DCSIMG

Latest test results fail to pinpoint source of legionnaires’ outbreak

  • by ALAN MCEWEN
 

INVESTIGATORS are still unable to pinpoint the source of the city’s legionnaires’ outbreak, despite receiving the results of key tests.

The results have pinpointed industrial sites on Gorgie’s Wheatfield Road as the “most likely” source of the outbreak.

The incident management team (IMT) formed to track down the source of the deadly infection has concluded that the “cluster of cooling towers” located in the street were believed to be responsible.

Despite concluding that the airborne exposure of the disease probably started on May 23, tests have so far been unable to confirm the presence of the bacteria in any of the samples taken from the towers. Further analysis of the samples is ongoing.

Two of the firms at the centre of the outbreak, chemical firm Macfarlan Smith and North British Distillery, are on Wheatfield Road.

Both companies, who were criticised over their cleaning regimes, issued statements saying that they had confidence in the anti-infection work carried out at their sites.

NHS Lothian said yesterday that the most common type of legionella bacterium, legionella pneumophila serogroup1, has been identified as the cause of infection.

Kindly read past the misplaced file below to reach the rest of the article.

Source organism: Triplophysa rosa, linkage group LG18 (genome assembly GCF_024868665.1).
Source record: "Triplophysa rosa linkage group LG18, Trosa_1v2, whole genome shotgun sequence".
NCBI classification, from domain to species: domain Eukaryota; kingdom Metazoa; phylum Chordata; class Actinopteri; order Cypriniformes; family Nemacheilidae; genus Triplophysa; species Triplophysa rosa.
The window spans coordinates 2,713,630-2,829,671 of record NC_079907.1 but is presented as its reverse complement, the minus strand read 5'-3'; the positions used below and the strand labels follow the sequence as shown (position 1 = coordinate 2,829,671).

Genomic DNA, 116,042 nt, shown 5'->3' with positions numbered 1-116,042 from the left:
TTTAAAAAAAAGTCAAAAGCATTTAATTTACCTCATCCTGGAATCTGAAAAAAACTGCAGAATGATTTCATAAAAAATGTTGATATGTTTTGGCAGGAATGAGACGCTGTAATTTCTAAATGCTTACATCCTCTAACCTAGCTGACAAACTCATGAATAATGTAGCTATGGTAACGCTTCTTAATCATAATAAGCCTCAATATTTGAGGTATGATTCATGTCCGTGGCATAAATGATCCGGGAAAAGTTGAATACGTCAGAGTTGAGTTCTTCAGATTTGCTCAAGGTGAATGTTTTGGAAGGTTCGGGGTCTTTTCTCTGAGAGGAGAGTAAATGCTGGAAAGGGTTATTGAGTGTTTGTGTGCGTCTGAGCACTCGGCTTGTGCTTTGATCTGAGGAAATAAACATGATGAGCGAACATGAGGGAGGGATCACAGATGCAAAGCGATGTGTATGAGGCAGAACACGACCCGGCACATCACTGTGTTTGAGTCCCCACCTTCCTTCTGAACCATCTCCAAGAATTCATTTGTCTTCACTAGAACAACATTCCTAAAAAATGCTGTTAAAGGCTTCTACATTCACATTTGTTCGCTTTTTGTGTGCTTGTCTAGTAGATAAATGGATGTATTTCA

The number of confirmed cases now stands at 47, with 46 suspected. Two people have died, while one person is now being treated in intensive care.

Dr Duncan McCormick, IMT chairman, said: “Evidence to date is pointing to an airborne exposure to legionella in the south-west of Edinburgh starting around Wednesday, May 23. The IMT took immediate action on June 3, when a cluster of cases was identified, to ensure cooling towers in the area were treated with high doses of chemical disinfectant.

“Our investigation into the outbreak is ongoing and it is reassuring that the number of people who have been confirmed as having legionnaires’ disease has slowed over the past week.”

A spokeswoman for Macfarlan Smith said: “We note that after extensive testing, there is no microbiological evidence to positively confirm the presence of legionella bacteria in any of the samples taken from any of the potential sources.

“We took samples immediately after the Environmental Health Department took their samples on June 3 and these have been independently tested. These tests show no presence of legionella bacteria.”

The spokeswoman added that routine samples tested weekly from each of the cooling units have shown “no abnormal levels of bacterial growth before or during the outbreak”.

Macfarlan Smith shut down one of its seven cooling towers after the Health and Safety Executive served an improvement notice and demanded “thorough cleaning” and better access for inspection and maintenance.

A North British Distillery spokesman said that independent tests of its three cooling towers had returned “all-clear” results. He added: “Throughout this difficult period we have remained confident in our health and safety procedures relating to the cleaning and testing of our cooling towers. All of our cooling towers are continuously monitored and dosed.”

Health Secretary Nicola Sturgeon said: “This investigation is continuing but the progress made to date is encouraging.”

 

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